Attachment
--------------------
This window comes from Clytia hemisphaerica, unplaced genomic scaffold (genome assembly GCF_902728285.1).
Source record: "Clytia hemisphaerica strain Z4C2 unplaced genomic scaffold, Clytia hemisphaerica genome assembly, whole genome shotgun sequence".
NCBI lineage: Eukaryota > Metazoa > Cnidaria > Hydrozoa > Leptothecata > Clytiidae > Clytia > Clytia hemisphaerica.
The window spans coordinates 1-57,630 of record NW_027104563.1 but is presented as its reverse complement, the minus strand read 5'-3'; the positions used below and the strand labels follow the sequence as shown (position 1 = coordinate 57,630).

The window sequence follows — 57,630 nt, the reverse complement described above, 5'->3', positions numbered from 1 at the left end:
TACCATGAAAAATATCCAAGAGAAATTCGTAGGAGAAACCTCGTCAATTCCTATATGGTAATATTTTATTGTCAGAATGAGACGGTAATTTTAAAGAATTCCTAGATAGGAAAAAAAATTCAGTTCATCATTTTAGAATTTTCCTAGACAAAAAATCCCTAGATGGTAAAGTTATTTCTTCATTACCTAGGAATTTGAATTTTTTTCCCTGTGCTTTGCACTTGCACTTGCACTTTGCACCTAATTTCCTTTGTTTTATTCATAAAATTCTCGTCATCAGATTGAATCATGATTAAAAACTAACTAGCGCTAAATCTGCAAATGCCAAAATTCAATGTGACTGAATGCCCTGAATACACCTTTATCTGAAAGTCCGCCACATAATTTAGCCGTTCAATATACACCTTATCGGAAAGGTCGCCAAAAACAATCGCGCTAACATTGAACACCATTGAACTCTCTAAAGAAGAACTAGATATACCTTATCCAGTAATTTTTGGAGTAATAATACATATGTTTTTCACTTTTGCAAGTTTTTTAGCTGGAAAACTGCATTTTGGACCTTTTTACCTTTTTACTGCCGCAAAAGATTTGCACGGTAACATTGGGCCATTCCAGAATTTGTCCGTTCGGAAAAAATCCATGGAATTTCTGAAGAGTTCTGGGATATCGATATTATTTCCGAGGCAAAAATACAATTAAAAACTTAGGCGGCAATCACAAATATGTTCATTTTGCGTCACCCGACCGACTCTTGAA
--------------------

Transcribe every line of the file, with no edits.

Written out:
This window comes from Clytia hemisphaerica, unplaced genomic scaffold (genome assembly GCF_902728285.1).
Source record: "Clytia hemisphaerica strain Z4C2 unplaced genomic scaffold, Clytia hemisphaerica genome assembly, whole genome shotgun sequence".
NCBI lineage: Eukaryota > Metazoa > Cnidaria > Hydrozoa > Leptothecata > Clytiidae > Clytia > Clytia hemisphaerica.
The window spans coordinates 1-57,630 of record NW_027104563.1 but is presented as its reverse complement, the minus strand read 5'-3'; the positions used below and the strand labels follow the sequence as shown (position 1 = coordinate 57,630).

The window sequence follows — 57,630 nt, the reverse complement described above, 5'->3', positions numbered from 1 at the left end:
TACCATGAAAAATATCCAAGAGAAATTCGTAGGAGAAACCTCGTCAATTCCTATATGGTAATATTTTATTGTCAGAATGAGACGGTAATTTTAAAGAATTCCTAGATAGGAAAAAAAATTCAGTTCATCATTTTAGAATTTTCCTAGACAAAAAATCCCTAGATGGTAAAGTTATTTCTTCATTACCTAGGAATTTGAATTTTTTTCCCTGTGCTTTGCACTTGCACTTGCACTTTGCACCTAATTTCCTTTGTTTTATTCATAAAATTCTCGTCATCAGATTGAATCATGATTAAAAACTAACTAGCGCTAAATCTGCAAATGCCAAAATTCAATGTGACTGAATGCCCTGAATACACCTTTATCTGAAAGTCCGCCACATAATTTAGCCGTTCAATATACACCTTATCGGAAAGGTCGCCAAAAACAATCGCGCTAACATTGAACACCATTGAACTCTCTAAAGAAGAACTAGATATACCTTATCCAGTAATTTTTGGAGTAATAATACATATGTTTTTCACTTTTGCAAGTTTTTTAGCTGGAAAACTGCATTTTGGACCTTTTTACCTTTTTACTGCCGCAAAAGATTTGCACGGTAACATTGGGCCATTCCAGAATTTGTCCGTTCGGAAAAAATCCATGGAATTTCTGAAGAGTTCTGGGATATCGATATTATTTCCGAGGCAAAAATACAATTAAAAACTTAGGCGGCAATCACAAATATGTTCATTTTGCGTCACCCGACCGACTCTTGAA